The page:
I'd use 3/16 steel, while it weigh's more, weight isn't bad when it's that low to the ground. Believe me, I hate adding weight to our heavy trucks, but this isn't the place to use aluminum.

    I've seen this first hand too. I guy in our club has a sweet Nissan Patrol (the only thing Patrol is the body). He built a custom frame and used an all toyota drivetrain on it. His whole floor is aluminum so he wanted to continue this look for the sliders. Well the second run out he got into a fight with some rocks and it pretty much peeled the aluminum back.

    1/2 probably wouldn't peel like his did, but it sure would stick.
     
  15. FRIZZLEFRY

    FRIZZLEFRY 1/2 ton status

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    Not all aluminum is "sticky"

    Even so,I would rather have a rock stuck to my skid plate than stuck to my t cases or tranny /forums/images/graemlins/tongue.gif
     
  16. KrebsATM02

    KrebsATM02 1/2 ton status

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    [ QUOTE ]
    Not all aluminum is "sticky"

    Even so,I would rather have a rock stuck to my skid plate than stuck to my t cases or tranny /forums/images/graemlins/tongue.gif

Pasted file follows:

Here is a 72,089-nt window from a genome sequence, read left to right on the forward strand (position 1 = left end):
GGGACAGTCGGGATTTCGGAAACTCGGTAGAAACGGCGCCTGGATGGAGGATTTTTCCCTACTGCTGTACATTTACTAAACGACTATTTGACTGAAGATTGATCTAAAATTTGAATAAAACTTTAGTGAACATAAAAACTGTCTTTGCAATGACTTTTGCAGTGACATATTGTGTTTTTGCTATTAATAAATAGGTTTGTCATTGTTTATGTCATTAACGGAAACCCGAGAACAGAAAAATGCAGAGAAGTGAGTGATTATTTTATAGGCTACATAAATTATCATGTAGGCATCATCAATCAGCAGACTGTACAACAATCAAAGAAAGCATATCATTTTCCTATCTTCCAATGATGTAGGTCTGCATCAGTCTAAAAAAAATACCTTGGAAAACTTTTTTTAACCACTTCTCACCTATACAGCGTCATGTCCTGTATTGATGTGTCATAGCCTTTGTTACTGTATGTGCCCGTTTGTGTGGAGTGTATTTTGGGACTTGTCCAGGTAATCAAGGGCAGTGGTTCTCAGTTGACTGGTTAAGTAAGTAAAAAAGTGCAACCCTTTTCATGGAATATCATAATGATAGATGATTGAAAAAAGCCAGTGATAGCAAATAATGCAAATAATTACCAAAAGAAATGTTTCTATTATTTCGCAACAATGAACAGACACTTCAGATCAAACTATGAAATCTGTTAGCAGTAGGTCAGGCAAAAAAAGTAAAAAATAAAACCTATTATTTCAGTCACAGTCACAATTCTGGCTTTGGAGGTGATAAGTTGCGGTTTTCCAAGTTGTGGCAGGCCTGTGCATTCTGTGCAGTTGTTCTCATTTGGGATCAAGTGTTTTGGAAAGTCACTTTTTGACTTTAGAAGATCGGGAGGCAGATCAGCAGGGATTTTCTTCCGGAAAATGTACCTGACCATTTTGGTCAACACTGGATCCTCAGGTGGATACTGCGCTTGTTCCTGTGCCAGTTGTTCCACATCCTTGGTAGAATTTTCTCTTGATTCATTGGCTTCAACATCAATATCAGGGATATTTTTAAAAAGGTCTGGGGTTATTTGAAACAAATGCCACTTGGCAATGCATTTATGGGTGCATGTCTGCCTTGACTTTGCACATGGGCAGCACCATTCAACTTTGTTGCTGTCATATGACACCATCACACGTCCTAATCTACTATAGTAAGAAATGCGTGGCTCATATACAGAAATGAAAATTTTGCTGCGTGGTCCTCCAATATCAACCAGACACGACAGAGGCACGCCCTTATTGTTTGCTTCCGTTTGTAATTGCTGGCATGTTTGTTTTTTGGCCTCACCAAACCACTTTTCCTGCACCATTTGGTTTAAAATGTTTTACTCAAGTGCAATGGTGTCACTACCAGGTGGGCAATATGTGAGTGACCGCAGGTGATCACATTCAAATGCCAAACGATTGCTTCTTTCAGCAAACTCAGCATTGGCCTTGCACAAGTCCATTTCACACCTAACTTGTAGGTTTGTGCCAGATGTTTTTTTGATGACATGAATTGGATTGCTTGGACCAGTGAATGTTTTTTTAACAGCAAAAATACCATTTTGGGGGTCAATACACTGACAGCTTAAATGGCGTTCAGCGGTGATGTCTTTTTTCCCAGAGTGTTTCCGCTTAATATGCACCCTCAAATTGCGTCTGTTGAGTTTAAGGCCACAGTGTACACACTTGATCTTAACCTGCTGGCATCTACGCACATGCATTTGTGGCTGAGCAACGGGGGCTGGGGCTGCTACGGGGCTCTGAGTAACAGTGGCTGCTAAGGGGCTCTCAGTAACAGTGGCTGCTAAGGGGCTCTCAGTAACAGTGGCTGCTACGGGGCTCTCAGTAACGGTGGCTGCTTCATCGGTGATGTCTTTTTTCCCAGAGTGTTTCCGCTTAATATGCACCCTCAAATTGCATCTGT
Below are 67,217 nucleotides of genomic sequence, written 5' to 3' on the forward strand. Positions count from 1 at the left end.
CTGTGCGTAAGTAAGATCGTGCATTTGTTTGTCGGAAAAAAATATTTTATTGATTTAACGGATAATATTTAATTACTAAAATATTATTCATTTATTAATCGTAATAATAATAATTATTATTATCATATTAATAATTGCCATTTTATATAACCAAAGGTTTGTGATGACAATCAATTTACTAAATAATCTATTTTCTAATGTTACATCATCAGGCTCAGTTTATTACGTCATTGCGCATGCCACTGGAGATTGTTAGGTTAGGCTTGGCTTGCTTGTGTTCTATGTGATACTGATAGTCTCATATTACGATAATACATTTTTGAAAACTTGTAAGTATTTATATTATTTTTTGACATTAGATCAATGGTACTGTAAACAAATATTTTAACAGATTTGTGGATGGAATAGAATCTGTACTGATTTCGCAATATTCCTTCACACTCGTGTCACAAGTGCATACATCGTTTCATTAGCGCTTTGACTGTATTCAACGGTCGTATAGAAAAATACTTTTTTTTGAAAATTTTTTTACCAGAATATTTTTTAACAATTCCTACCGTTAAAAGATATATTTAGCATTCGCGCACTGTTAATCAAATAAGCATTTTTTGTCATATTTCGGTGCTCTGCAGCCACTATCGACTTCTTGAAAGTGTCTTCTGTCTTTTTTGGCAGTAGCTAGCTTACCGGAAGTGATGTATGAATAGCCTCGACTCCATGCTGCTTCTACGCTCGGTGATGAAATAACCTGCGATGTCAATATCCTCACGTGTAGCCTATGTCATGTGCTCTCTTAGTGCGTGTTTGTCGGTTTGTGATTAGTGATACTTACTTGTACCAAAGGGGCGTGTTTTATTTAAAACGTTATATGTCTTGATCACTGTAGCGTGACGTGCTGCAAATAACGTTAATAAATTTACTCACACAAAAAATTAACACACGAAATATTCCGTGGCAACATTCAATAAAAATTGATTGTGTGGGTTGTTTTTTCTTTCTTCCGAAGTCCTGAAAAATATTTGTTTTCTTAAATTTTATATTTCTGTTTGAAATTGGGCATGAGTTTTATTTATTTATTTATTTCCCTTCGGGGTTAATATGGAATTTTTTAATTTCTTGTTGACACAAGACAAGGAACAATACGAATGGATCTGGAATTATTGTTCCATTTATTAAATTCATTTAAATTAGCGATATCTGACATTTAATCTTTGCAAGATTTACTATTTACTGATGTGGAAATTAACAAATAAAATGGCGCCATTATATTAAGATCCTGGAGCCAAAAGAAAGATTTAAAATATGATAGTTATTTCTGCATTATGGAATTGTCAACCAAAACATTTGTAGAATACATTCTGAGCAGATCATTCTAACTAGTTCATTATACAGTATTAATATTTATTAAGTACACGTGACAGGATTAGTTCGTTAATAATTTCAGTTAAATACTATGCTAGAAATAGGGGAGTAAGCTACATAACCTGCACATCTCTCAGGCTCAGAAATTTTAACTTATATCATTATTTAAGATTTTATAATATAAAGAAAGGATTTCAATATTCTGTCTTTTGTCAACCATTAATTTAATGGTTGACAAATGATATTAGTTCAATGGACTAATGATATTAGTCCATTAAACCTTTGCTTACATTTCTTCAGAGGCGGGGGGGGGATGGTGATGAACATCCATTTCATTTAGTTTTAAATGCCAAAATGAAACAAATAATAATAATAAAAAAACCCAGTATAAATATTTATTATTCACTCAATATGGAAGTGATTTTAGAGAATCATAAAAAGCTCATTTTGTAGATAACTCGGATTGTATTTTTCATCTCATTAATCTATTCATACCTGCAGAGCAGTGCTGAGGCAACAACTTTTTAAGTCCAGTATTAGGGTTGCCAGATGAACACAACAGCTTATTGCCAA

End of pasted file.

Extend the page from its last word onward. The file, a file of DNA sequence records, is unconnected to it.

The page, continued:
[/ QUOTE ]

    See there you go making fun of my technical terms. I'll have you know that I got that out of an engineering text book! /forums/images/graemlins/rotfl.gif

    Anyways, I'm assuming a non "sticky" aluminum would be harder? And also more expensive? School me on aluminum!
     
  17. atlantak-5er

    atlantak-5er 1/2 ton status

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    Sort of off topic but--Does anyone make a bolt on skid plate for a 203? Or will a stock one from a 208 or 241 work?
     
  18. outlaw612

    outlaw612 1/2 ton status

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    How about some details on what was involved in raising the driveline 3"? Please! /forums/images/graemlins/thumb.gif
     
  19. wrathORC

    wrathORC 1/2 ton status

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    I agree on the not working for skidplates. Our sandrail has aluminum plate skidplates and it sticks pretty good. The surface just digs into the aluminum and holds on.

    On the other hand, I have a piece of T651-6061 aluminum that I used to have under my quad. That stuff is slick. It's even better than the plastic stuff I ran when I used to race it. It's also on the brittle side. And expensive.